An ex-Yugoslav's memoir, bad English, and the power of translation
|vesna jaksic lowe||Mar 12|| 2|
I read Sofija Stefanovic’s Miss Ex-Yugoslavia as soon as it came out in 2018, and I’m glad to finally feature it in this newsletter. (Yes, my fellow ex-Yugoslavs, of course I ate that whole bag of Smoki right after I took the picture). We were both born in Yugoslavia, emigrated across the world as children (Australia for her, Canada for me), then eventually settled in New York (though I never feel settled anywhere). I’ve had a chance to hear Sofija read at a couple of events and would recommend you also check out This Alien Nation, a show she hosts four times a year in New York to celebrate immigration. (The next one is May 13!)
Essays and Interviews
I enjoyed E.J. Koh’s beautiful memoir, The Magical Language of Others, in which she uses a poet’s mastery of language to write about her upbringing, family, and intergenerational trauma. It was great to come across this interview with her by Hannah Bae. Here is one great line from Bae:
“When you live between cultures, between languages, there’s this constant sensation of rifling through the disorganized filing cabinet of your mind, where lingering sounds and their meanings get shuffled together.”
I look forward to reading Cathy Park Hong’s latest book, Minor Feelings: An Asian American Reckoning. Here is an excerpt to give you a taste, "Bad" English Is Part Of My Korean American Heritage, in Buzzfeed.
“Once a source of shame, but I now say it proudly: bad English is my heritage. I share a literary lineage with writers who make the unmastering of English their rallying cry—who queer it, twerk it, hack it, Calibanize it, other it by hijacking English and warping it to a fugitive tongue. To other English is to make audible the imperial power sewn into the language, to slit English open so its dark histories slide out.”
“We dreaded the feeling of that foreign language in our mouths; those native speakers watching us, their expert ears listening for mistakes; the possibility of a mispronunciation; the possibility that the host might ask a question that required an answer.”
It seems Sharon Choi, who worked as Bong Joon Ho’s interpreter during Parasite’s spectacular awards season, also has a knack for writing. In this essay for Variety, she reflects on bridging Eastern and Western cultures, and bilingualism.
“It was moving to see a film about my home country touch people from so many different cultures. The two years I spent in the U.S. as a kid had turned me into a strange hybrid — too Korean to be American, too American to be Korean, and not even Korean American.”
Here is an important Electric Lit piece by Eva Recinos, I Want to Speak for Myself, Not the Whole Latinx Community.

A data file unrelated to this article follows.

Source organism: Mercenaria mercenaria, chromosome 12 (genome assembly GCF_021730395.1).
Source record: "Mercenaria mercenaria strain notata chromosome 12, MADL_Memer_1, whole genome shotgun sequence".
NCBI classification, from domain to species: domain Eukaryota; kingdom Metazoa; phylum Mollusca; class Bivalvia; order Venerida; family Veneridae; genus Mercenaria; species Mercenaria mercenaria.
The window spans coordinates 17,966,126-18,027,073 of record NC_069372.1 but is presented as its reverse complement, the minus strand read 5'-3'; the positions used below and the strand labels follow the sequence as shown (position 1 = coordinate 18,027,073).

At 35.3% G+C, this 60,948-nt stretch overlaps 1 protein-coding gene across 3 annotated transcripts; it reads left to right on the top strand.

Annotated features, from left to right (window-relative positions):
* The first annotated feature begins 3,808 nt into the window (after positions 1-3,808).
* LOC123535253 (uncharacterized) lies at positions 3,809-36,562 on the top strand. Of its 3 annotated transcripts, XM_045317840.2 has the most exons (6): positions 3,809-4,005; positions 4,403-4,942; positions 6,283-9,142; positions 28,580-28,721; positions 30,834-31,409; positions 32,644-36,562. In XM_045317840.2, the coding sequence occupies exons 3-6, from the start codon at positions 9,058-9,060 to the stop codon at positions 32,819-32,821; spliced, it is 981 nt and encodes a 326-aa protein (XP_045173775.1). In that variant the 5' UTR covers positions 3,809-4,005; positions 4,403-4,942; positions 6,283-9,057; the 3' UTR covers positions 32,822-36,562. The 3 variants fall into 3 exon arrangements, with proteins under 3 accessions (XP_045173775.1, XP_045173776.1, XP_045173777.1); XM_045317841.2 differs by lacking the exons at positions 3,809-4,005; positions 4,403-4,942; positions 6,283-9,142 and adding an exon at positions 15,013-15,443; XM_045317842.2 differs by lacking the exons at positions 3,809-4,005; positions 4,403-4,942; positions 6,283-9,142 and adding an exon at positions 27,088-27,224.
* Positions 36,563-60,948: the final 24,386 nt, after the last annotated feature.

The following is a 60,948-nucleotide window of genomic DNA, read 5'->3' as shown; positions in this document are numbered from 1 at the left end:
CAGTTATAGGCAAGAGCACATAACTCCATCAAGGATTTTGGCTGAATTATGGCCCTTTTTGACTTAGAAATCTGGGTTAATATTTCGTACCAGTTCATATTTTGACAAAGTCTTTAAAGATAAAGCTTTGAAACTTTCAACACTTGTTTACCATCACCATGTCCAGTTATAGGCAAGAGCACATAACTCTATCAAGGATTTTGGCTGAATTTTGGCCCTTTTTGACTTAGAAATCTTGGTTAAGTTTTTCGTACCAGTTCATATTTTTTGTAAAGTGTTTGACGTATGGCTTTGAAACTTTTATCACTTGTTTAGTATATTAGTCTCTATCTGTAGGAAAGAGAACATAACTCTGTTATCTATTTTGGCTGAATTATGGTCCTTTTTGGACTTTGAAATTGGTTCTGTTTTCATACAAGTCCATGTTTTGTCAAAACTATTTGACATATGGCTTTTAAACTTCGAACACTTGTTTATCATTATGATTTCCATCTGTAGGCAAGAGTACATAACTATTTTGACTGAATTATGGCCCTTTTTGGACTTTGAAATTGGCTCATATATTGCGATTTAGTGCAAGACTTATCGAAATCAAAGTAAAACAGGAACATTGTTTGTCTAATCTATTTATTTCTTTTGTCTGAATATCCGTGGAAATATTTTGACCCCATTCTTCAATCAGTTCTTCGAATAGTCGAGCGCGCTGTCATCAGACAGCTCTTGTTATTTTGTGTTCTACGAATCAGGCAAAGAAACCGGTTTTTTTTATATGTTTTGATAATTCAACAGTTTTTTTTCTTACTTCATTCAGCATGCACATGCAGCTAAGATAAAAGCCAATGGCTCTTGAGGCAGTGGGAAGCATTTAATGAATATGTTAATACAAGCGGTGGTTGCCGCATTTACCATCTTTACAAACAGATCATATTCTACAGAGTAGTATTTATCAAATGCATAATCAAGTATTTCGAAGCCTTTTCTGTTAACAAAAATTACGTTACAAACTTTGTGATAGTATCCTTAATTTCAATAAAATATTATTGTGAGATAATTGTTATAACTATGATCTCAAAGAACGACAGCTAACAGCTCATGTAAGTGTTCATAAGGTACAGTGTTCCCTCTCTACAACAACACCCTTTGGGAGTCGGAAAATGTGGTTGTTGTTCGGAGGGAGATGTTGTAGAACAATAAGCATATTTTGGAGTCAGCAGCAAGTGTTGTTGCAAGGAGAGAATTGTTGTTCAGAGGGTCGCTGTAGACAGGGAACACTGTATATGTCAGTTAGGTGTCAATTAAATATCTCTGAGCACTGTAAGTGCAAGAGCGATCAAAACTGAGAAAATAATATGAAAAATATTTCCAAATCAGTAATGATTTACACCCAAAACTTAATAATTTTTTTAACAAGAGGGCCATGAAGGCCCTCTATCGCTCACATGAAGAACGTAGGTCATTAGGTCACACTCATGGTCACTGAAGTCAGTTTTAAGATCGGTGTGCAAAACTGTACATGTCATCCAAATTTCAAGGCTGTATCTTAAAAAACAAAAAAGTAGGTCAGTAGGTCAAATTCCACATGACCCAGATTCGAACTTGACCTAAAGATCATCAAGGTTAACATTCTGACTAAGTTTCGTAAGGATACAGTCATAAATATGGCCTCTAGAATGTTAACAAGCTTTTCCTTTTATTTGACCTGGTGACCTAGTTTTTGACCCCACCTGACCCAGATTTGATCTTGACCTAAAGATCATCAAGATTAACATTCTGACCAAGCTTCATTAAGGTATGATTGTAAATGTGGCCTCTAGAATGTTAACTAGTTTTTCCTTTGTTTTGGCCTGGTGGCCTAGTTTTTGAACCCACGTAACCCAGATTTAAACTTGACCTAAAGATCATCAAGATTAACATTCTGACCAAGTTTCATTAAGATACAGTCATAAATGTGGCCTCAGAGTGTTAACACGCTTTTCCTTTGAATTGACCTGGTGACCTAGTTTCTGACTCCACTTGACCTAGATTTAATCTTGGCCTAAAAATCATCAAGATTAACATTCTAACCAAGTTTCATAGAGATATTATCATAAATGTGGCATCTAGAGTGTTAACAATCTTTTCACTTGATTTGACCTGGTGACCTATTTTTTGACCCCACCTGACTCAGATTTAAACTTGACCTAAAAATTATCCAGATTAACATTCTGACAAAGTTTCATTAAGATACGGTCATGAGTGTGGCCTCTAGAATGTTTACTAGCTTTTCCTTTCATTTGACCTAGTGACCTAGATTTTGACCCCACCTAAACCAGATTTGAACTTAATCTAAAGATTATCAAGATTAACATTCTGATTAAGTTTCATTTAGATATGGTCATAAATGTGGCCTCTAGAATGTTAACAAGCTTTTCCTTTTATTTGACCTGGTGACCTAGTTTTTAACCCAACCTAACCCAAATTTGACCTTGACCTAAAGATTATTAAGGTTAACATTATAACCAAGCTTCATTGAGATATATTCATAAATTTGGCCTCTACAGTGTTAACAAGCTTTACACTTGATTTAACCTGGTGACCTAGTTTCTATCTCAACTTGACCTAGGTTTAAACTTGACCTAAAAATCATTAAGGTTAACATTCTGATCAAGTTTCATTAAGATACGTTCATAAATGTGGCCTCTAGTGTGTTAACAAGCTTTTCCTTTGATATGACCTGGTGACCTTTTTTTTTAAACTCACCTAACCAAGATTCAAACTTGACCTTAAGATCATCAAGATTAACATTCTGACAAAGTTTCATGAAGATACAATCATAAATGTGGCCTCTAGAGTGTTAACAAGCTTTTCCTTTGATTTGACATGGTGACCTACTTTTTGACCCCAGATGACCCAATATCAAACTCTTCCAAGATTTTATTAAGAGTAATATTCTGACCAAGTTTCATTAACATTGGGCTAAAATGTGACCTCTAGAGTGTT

“Through the process of writing these essays, I reflect a lot on my position in relation to my first-generation, Guatemalan-American roots, but also my place in America. Because Latinx people are talked about by the media and pundits so often, but we rarely get to tell our own narratives.”
Recinos discusses the need for representation in publishing and this next piece also focuses on the importance of immigrant narratives. Here is Carving Out a Vietnamese Identity in the New South, the latest essay in Finding Little Saigon, a Catapult column by Kim O’Connell.
“For Asians in the South and everywhere, there is still narrative scarcity. For the Vietnamese in particular, the stories told about them are so often about the war, a narrative of losing and loss. But there is so much more to say.”
Here is a Gay magazine essay, On Roots and Research, by Kali Fajardo-Anstine. (I recently read her collection of stories, Sabrina & Corina, which was—among other prizes—a National Book Awards finalist).
“Due to racist policies of the past and forced assimilation, my family are monolingual English speakers, besides the few siblings who have reclaimed Spanish. I’ve spent much of my life being embarrassed by the fact that I cannot speak Spanish while many of my ancestors were shamed because of their language.”
“My father had hoped that going to a private American university would empower me to take on the world. Instead, it made me painfully aware of my place in American society, far from this country’s elite.”
I’ll wrap up this section with recommendations from The Rumpus on works by immigrant authors, What to read when you are searching for community.
“While their stories are different, a truth they share is that immigration is not, ultimately, the story of laws or borders, but of people—of individuals, families, and communities.”
Thanks for reading—and stay safe,
All of the events I was going to include have been cancelled due to the coronavirus so I’ll include links to a couple of them in case you want to check back about rescheduling:
Palestine Writes Literature Festival, which would be the the first major festival dedicated to Palestinian literature in the United States.
About this newsletter: Writing about immigrant and refugee life—the struggles, triumphs and quirks—by immigrants and refugees, and children of immigrants and refugees. Photo in the logo: Miguel Bruna/Unsplash.
About me: I grew up in the former Yugoslavia, then moved to Canada, and now live in New York, where I work as a writer and communications consultant for nonprofits focusing on human rights. I have written about my immigrant experience for The New York Times, Catapult, the Washington Post and the New York Daily News. Find me on twitter, @vesnajaksic, or on my website, www.vesnajaksic.com.